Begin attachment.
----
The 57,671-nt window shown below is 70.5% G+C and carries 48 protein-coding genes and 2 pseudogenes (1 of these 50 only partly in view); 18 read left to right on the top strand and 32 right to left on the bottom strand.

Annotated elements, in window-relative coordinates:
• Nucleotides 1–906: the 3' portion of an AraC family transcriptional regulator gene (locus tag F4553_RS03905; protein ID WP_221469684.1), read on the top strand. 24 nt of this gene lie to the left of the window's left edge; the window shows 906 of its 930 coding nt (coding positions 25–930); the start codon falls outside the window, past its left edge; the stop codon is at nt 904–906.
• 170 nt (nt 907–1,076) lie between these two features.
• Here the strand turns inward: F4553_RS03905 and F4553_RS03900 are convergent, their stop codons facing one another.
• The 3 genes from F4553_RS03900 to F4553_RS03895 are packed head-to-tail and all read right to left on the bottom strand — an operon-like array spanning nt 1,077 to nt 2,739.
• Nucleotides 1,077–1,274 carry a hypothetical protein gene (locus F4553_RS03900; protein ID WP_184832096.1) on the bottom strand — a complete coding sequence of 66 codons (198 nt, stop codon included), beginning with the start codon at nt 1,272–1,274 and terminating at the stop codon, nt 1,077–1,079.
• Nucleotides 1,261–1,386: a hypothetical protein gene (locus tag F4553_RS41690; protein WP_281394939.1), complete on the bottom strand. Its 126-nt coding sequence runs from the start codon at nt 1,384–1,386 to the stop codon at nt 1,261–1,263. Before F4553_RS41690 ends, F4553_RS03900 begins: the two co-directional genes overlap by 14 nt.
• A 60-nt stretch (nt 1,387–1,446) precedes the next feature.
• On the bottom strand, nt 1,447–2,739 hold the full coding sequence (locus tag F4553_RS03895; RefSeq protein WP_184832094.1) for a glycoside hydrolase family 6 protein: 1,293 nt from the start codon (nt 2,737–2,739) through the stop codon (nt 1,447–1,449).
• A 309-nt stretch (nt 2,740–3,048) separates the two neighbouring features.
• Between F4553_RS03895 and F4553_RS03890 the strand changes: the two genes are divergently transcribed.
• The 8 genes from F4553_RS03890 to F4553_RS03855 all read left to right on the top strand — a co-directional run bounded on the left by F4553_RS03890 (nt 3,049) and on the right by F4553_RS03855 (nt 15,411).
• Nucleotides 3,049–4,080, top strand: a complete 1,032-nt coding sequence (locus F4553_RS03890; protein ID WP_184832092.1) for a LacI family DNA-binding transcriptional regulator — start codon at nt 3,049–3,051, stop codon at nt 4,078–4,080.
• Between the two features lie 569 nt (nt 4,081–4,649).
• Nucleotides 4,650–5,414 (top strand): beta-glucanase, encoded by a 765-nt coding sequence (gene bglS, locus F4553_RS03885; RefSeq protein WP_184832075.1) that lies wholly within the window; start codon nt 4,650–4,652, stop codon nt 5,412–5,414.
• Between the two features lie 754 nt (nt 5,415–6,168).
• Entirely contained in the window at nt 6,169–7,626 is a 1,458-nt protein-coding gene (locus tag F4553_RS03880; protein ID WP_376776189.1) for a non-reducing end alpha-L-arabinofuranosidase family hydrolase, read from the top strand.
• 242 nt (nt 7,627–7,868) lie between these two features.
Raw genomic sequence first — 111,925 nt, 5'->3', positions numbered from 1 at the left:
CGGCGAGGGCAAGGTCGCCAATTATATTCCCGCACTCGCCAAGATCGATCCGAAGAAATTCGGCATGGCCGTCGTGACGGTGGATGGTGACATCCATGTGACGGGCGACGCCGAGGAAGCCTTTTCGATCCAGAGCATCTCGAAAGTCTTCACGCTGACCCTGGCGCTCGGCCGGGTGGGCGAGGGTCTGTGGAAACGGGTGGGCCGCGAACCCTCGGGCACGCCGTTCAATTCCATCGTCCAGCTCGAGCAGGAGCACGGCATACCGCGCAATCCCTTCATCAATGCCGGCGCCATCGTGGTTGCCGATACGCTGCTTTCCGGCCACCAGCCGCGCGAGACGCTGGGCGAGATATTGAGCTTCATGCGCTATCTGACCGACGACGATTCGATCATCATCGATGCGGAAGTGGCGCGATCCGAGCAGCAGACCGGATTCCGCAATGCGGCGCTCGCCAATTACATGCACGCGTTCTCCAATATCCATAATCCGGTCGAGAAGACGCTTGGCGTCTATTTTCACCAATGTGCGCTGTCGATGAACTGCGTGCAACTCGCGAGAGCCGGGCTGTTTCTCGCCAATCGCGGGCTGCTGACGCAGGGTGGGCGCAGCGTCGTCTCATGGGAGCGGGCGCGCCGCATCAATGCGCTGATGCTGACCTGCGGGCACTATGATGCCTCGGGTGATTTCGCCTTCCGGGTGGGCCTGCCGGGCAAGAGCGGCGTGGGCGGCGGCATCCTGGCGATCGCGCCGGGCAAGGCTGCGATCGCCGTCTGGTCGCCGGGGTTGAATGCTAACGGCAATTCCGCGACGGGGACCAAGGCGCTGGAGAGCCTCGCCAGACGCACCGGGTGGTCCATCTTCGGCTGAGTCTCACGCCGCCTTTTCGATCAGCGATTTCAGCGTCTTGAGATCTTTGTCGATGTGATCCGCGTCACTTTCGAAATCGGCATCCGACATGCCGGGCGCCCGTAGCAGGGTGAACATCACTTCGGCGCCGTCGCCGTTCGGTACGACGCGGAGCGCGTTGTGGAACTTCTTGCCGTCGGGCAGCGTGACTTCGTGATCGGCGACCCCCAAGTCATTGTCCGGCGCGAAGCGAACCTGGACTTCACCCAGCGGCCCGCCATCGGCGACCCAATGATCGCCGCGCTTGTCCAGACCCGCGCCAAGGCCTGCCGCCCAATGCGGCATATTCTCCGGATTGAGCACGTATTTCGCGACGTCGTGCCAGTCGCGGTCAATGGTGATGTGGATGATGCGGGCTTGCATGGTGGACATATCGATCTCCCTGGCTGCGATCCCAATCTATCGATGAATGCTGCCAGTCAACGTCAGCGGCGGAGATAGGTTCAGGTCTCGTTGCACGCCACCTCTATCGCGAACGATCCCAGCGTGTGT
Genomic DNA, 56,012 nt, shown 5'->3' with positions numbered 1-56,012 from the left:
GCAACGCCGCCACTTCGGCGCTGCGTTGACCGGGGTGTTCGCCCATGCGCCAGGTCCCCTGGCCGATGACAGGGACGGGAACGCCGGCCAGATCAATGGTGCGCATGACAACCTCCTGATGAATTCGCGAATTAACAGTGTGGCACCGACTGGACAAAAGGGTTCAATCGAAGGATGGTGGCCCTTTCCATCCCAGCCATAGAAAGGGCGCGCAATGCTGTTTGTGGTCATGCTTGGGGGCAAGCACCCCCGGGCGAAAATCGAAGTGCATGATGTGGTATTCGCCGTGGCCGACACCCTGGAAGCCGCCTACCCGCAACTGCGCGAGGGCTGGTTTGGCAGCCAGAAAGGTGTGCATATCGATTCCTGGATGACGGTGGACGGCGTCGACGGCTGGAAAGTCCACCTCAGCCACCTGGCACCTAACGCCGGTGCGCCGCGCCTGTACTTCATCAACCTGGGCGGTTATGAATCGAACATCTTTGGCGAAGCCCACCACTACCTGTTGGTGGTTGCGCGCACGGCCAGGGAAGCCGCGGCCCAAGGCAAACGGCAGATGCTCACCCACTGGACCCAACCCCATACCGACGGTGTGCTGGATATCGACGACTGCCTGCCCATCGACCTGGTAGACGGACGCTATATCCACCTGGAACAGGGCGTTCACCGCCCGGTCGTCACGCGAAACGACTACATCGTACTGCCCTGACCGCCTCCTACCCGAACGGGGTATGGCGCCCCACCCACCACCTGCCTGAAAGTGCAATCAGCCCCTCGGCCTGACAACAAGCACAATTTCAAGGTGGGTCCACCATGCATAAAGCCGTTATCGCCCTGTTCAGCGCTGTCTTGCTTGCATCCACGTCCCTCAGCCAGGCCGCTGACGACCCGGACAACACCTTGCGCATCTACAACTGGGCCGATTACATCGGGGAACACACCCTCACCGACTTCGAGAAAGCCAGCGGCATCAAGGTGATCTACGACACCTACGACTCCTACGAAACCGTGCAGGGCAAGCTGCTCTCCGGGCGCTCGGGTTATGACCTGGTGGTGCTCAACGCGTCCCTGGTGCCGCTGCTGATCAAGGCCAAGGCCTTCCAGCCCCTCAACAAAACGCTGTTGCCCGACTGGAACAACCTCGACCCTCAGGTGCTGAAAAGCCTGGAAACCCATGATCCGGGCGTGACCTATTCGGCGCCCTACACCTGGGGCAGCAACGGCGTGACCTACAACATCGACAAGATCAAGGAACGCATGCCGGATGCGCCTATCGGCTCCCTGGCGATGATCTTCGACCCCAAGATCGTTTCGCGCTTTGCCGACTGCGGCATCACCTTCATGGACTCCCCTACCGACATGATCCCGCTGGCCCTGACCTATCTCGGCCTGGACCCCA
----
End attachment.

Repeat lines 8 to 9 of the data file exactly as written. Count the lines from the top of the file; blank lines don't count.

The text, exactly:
• Nucleotides 1,261–1,386: a hypothetical protein gene (locus tag F4553_RS41690; protein WP_281394939.1), complete on the bottom strand. Its 126-nt coding sequence runs from the start codon at nt 1,384–1,386 to the stop codon at nt 1,261–1,263. Before F4553_RS41690 ends, F4553_RS03900 begins: the two co-directional genes overlap by 14 nt.
• A 60-nt stretch (nt 1,387–1,446) precedes the next feature.